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  • Writer's pictureKevin Maxwell

Should You Buy a Home with Popcorn Ceilings?


Looking to buy a home? For better or for worse, a common feature you may find is the so-called "popcorn ceilings," aptly named because of its bumpy texture. Also known as textured or acoustic ceilings, popcorn ceilings look a lot like cottage cheese because of the treatment that is sprayed on to them.

Why are popcorn ceilings used?

Some homeowners spray on popcorn texture because they do not wish to finish the ceiling or they otherwise want to conceal imperfections in its appearance.

Are popcorn ceilings bad?

Popcorn ceilings aren't always bad, but some associate them with asbestos-containing materials and others dislike them because they find them visually unappealing.

Can popcorn ceilings be removed?

Some try to hide popcorn ceilings by painting over them while others prefer to remove them. Removing them is not too expensive, it's preparing what's underneath that can be the problem. Popcorn ceilings can also become substantially more expensive to get rid of if they contain asbestos.

Oftentimes, removing popcorn ceilings reveals bad drywall or muddling work underneath. It's rare to scrape off the popcorn to reveal beautiful plaster, so expect to have some repair work on your hands once the popcorn ceilings are gone.

Handling Popcorn Ceilings Safely

Many people assume asbestos is an antiquated issue, but asbestos is not banned in the USA and it's actually still used in a number of household products. It's a dormant threat unless the fibers are disturbed, and that's when the tiny asbestos dust or fibers can get into your lungs and begin accumulating.

Play it safe and assume any popcorn ceilings you come across contain asbestos. That means testing for asbestos before you disturb it. If your home was built before 1977, your popcorn ceilings very likely contain asbestos. Most homeowners choose to bring in a professional to handle the testing procedure.

Wear safety equipment if you choose to DIY this. Obtain a sample of the ceiling by dampening the surface with detergent and water and then scraping off a small sample with a putty knife, then putting that sample into an airtight container and sending it to a lab. If the ceilings test positive, you'll want a professional to remove them for you as they'll follow the right asbestos abatement procedures.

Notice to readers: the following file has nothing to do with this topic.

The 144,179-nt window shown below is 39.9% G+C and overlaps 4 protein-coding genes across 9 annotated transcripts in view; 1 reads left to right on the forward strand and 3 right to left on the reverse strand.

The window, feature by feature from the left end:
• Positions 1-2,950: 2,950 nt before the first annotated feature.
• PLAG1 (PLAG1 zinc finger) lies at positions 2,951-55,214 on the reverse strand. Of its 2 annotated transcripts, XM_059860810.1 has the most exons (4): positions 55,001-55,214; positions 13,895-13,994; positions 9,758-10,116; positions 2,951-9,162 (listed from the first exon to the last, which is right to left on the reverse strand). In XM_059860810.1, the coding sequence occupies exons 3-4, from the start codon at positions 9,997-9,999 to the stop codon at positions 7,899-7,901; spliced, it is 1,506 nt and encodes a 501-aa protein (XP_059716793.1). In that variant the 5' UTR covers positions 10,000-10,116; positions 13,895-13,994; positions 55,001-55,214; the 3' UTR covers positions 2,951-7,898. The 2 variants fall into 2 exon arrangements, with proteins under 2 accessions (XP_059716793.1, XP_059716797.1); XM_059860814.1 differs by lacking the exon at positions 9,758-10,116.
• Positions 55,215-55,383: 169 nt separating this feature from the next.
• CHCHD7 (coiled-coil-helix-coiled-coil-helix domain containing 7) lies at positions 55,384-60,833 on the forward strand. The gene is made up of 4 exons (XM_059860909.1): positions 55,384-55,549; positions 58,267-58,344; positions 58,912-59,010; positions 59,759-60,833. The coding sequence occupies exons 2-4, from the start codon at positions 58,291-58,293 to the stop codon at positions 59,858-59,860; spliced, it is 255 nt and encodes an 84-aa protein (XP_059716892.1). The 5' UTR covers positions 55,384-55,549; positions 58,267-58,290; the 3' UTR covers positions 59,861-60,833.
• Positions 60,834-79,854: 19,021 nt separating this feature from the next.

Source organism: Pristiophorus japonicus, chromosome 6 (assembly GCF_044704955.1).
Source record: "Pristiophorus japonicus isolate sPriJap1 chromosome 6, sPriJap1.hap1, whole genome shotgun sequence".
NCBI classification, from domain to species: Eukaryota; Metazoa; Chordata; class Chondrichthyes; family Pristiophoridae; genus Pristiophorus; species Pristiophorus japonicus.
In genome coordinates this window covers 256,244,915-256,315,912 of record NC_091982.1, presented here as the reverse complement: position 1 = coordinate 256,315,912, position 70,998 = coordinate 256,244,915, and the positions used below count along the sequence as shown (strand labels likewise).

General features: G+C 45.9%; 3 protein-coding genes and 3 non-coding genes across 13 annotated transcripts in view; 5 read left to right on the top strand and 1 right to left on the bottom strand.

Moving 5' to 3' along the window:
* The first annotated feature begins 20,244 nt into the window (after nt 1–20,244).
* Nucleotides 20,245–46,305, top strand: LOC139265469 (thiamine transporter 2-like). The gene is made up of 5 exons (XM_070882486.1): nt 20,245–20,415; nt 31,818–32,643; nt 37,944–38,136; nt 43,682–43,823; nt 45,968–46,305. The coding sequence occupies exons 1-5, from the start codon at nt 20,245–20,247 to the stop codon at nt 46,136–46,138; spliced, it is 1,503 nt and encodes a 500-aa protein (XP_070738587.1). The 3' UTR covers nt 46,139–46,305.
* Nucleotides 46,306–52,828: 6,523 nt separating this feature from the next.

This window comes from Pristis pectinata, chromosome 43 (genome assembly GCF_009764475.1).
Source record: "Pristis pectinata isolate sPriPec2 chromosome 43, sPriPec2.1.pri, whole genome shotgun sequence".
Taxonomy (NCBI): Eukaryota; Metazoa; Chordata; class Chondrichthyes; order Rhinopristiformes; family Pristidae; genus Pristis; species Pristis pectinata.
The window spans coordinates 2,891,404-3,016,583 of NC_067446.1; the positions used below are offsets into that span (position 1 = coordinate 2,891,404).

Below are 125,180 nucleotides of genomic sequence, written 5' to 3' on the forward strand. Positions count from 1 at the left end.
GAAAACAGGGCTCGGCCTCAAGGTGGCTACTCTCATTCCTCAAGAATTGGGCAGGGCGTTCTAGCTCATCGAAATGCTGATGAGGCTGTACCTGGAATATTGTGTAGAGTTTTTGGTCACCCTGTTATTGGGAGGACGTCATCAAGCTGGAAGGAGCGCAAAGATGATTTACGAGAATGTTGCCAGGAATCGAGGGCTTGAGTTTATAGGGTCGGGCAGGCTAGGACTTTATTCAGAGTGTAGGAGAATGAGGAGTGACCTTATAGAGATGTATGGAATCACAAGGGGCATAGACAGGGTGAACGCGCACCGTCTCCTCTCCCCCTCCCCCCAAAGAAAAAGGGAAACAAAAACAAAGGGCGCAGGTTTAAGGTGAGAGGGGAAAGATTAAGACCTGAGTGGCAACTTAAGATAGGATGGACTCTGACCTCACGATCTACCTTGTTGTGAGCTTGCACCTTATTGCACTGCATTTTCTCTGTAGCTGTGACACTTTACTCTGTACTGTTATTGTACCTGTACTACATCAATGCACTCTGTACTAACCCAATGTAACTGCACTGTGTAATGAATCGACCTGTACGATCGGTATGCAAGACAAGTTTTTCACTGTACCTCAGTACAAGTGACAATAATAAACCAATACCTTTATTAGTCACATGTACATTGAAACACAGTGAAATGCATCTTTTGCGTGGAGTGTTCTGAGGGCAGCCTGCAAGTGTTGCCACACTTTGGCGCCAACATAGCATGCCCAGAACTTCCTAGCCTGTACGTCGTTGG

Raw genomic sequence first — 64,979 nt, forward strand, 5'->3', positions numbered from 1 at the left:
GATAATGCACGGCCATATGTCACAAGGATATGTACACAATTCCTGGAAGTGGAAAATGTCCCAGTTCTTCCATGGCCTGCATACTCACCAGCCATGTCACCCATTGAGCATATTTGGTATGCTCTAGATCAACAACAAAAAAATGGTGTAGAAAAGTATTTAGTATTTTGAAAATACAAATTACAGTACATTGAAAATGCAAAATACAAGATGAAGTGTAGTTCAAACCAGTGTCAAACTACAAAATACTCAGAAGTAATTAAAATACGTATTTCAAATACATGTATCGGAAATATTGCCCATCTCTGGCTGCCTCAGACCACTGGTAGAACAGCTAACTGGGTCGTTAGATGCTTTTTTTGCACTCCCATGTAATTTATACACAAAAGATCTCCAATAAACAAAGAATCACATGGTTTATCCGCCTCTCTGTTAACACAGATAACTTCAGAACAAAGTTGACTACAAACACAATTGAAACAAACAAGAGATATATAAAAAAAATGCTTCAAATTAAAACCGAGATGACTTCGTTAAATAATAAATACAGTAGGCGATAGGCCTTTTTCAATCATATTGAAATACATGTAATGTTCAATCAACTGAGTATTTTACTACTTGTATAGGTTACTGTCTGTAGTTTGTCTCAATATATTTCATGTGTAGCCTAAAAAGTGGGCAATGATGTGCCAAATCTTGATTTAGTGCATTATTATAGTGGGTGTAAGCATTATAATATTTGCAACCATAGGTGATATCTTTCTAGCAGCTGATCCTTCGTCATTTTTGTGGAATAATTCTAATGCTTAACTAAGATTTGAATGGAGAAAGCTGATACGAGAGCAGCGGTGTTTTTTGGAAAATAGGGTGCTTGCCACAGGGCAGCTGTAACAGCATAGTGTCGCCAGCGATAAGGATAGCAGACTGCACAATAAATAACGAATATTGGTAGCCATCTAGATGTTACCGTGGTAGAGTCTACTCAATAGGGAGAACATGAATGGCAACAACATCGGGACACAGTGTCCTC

How to Remove Popcorn Ceilings Without Asbestos

No asbestos? You can consider removing popcorn ceilings to be a DIY job (if you wish). Just follow these steps:

  1. Wear protective clothing, including a respirator mask and clothes that cover all of your skin, including hands and head.

  2. Relocate all pets and children to another room. Cats especially tend to step in the dust and can track particles all around the house.

  3. Cover up the flooring as the fine dust could cause you to slip. Use brown paper covered with drop cloths instead of slippery plastic sheets.

  4. Dampen the materials: Always mist with a water and detergent mixture before removal as this helps minimize dust.

  5. Scrape the ceiling: Using a push pole, scrape the ceiling, ensuring that you aren't directly under the plaster that's falling.

  6. Fill gouges and holds with a joint compound after you've wiped down and allowed the ceiling to dry, then sand it.

You might leave the final "mudding" (joint compound) step to a professional if you want a super smooth, professional finish.

Asbestos testing and inspection are performed through our sister company Albany Asbestos, LLC.

To schedule a Asbestos testing, sampling and inspection call our Team: (518) 964-2081!

The Author Kevin Maxwell is the owner and operator of Maxwell Home Inspection Services, LLC. Kevin Maxwell is a certified Home Inspector located in Albany NY that has performed over 6000 Inspections.

Phone: 1-800-598-4754


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